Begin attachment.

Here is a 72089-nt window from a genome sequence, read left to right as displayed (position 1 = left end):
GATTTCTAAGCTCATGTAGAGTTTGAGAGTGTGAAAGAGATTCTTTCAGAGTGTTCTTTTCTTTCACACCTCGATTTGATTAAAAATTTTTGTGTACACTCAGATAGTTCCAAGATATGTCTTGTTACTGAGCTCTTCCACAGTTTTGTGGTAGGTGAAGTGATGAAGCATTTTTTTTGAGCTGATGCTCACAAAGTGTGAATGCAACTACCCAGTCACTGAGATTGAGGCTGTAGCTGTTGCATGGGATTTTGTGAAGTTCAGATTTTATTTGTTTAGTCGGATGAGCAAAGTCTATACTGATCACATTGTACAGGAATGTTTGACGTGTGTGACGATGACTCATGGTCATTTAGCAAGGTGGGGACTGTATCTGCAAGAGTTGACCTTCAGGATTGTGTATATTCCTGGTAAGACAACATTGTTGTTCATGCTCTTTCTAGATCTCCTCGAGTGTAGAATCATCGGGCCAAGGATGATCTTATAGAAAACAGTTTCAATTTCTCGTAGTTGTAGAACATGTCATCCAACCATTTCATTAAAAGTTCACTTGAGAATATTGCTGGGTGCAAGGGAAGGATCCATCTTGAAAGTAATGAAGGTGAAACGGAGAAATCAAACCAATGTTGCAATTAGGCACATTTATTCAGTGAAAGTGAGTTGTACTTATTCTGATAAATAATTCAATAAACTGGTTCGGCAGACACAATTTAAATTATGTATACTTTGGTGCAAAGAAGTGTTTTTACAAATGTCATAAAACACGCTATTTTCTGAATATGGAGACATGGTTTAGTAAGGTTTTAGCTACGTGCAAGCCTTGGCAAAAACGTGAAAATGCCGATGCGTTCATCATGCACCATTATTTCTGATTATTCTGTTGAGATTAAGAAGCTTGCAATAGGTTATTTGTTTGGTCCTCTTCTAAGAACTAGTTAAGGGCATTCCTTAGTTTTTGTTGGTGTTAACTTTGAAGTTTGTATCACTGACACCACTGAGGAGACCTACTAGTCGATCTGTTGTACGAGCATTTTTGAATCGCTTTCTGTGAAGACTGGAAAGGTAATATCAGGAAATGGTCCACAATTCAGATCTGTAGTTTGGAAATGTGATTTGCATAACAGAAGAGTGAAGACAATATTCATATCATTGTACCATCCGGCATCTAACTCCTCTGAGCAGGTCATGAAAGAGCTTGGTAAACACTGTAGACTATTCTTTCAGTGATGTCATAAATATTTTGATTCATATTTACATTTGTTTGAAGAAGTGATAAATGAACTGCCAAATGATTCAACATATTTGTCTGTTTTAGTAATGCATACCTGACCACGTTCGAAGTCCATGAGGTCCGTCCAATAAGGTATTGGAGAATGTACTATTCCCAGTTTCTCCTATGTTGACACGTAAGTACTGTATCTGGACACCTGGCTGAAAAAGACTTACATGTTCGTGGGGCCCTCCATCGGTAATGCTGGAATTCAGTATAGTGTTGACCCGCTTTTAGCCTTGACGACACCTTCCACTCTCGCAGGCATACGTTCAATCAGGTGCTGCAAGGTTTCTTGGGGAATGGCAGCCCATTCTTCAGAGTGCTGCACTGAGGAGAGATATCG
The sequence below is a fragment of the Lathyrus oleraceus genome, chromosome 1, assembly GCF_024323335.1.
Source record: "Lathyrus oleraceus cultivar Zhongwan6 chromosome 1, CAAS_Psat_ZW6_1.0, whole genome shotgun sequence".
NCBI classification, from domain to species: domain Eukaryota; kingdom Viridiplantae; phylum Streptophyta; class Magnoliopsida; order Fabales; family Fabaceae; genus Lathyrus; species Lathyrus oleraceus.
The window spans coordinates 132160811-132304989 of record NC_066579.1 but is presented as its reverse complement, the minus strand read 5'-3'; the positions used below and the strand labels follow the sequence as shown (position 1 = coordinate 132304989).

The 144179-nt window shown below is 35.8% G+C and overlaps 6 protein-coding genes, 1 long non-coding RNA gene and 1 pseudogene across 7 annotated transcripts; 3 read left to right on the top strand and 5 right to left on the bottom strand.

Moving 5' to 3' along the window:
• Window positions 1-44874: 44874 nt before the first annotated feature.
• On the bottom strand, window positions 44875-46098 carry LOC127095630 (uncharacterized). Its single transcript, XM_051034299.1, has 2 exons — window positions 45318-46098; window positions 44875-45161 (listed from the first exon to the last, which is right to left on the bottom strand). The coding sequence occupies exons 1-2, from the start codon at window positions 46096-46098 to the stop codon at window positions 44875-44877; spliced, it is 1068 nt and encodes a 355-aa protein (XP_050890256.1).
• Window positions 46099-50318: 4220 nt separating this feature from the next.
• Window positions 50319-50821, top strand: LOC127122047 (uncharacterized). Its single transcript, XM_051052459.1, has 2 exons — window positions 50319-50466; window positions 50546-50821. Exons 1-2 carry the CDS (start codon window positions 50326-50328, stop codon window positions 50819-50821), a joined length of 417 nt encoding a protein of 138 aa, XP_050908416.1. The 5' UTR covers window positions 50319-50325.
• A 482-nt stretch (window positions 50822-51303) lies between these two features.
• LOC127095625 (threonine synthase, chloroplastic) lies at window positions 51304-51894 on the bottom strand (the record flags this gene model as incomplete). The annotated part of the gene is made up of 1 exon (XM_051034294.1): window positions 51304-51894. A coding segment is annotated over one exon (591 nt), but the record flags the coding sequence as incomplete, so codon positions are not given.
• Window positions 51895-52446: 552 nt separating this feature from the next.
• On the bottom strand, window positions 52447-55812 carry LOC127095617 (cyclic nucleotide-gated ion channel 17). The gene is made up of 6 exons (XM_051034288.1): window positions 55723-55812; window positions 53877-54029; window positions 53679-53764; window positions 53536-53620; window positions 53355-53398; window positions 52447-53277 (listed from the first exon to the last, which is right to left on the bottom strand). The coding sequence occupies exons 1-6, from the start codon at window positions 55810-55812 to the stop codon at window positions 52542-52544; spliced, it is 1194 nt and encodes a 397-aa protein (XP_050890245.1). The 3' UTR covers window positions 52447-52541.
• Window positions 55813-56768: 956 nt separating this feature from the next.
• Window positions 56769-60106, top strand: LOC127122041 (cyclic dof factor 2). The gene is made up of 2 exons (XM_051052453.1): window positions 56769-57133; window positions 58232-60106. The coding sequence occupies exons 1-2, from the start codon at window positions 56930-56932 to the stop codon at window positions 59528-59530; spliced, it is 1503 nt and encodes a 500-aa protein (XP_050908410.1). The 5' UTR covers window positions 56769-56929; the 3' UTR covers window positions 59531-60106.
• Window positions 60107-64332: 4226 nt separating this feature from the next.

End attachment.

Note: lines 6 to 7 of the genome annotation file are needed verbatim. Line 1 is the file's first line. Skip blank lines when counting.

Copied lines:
The window spans coordinates 132160811-132304989 of record NC_066579.1 but is presented as its reverse complement, the minus strand read 5'-3'; the positions used below and the strand labels follow the sequence as shown (position 1 = coordinate 132304989).

The 144179-nt window shown below is 35.8% G+C and overlaps 6 protein-coding genes, 1 long non-coding RNA gene and 1 pseudogene across 7 annotated transcripts; 3 read left to right on the top strand and 5 right to left on the bottom strand.